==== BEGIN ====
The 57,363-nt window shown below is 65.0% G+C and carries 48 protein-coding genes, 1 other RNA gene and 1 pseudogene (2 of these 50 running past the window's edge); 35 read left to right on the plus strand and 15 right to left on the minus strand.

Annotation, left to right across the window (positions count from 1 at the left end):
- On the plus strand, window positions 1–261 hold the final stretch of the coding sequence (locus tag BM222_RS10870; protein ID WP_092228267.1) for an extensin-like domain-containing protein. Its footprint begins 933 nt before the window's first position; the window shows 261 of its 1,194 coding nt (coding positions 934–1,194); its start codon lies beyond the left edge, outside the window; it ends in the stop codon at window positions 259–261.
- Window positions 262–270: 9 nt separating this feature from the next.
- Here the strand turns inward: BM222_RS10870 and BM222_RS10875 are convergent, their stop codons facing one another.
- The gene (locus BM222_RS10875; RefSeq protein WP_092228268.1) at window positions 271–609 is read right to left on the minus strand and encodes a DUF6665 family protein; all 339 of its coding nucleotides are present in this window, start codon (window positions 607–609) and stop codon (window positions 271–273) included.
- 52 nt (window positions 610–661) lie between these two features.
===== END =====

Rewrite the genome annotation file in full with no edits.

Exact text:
The 57,363-nt window shown below is 65.0% G+C and carries 48 protein-coding genes, 1 other RNA gene and 1 pseudogene (2 of these 50 running past the window's edge); 35 read left to right on the plus strand and 15 right to left on the minus strand.

Annotation, left to right across the window (positions count from 1 at the left end):
- On the plus strand, window positions 1–261 hold the final stretch of the coding sequence (locus tag BM222_RS10870; protein ID WP_092228267.1) for an extensin-like domain-containing protein. Its footprint begins 933 nt before the window's first position; the window shows 261 of its 1,194 coding nt (coding positions 934–1,194); its start codon lies beyond the left edge, outside the window; it ends in the stop codon at window positions 259–261.
- Window positions 262–270: 9 nt separating this feature from the next.
- Here the strand turns inward: BM222_RS10870 and BM222_RS10875 are convergent, their stop codons facing one another.
- The gene (locus BM222_RS10875; RefSeq protein WP_092228268.1) at window positions 271–609 is read right to left on the minus strand and encodes a DUF6665 family protein; all 339 of its coding nucleotides are present in this window, start codon (window positions 607–609) and stop codon (window positions 271–273) included.
- 52 nt (window positions 610–661) lie between these two features.